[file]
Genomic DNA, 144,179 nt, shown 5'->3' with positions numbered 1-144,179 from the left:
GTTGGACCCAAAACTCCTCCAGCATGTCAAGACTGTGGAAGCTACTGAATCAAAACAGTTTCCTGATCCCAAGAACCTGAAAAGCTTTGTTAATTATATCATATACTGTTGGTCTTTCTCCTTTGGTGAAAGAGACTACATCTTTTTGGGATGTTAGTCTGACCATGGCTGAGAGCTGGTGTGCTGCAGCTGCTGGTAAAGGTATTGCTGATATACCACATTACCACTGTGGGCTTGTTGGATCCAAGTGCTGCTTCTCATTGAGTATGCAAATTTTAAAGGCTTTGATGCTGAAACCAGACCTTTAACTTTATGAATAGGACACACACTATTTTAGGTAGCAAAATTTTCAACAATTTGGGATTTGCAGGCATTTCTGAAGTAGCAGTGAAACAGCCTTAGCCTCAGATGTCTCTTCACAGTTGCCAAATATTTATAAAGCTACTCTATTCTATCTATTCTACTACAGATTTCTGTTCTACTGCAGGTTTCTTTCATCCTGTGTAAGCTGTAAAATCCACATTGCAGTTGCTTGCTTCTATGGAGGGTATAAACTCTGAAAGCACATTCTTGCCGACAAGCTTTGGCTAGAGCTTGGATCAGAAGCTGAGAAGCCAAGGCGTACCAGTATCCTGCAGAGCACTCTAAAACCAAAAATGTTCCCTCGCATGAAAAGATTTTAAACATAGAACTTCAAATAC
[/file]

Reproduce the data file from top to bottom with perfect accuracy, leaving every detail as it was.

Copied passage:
Genomic DNA, 144,179 nt, shown 5'->3' with positions numbered 1-144,179 from the left:
GTTGGACCCAAAACTCCTCCAGCATGTCAAGACTGTGGAAGCTACTGAATCAAAACAGTTTCCTGATCCCAAGAACCTGAAAAGCTTTGTTAATTATATCATATACTGTTGGTCTTTCTCCTTTGGTGAAAGAGACTACATCTTTTTGGGATGTTAGTCTGACCATGGCTGAGAGCTGGTGTGCTGCAGCTGCTGGTAAAGGTATTGCTGATATACCACATTACCACTGTGGGCTTGTTGGATCCAAGTGCTGCTTCTCATTGAGTATGCAAATTTTAAAGGCTTTGATGCTGAAACCAGACCTTTAACTTTATGAATAGGACACACACTATTTTAGGTAGCAAAATTTTCAACAATTTGGGATTTGCAGGCATTTCTGAAGTAGCAGTGAAACAGCCTTAGCCTCAGATGTCTCTTCACAGTTGCCAAATATTTATAAAGCTACTCTATTCTATCTATTCTACTACAGATTTCTGTTCTACTGCAGGTTTCTTTCATCCTGTGTAAGCTGTAAAATCCACATTGCAGTTGCTTGCTTCTATGGAGGGTATAAACTCTGAAAGCACATTCTTGCCGACAAGCTTTGGCTAGAGCTTGGATCAGAAGCTGAGAAGCCAAGGCGTACCAGTATCCTGCAGAGCACTCTAAAACCAAAAATGTTCCCTCGCATGAAAAGATTTTAAACATAGAACTTCAAATAC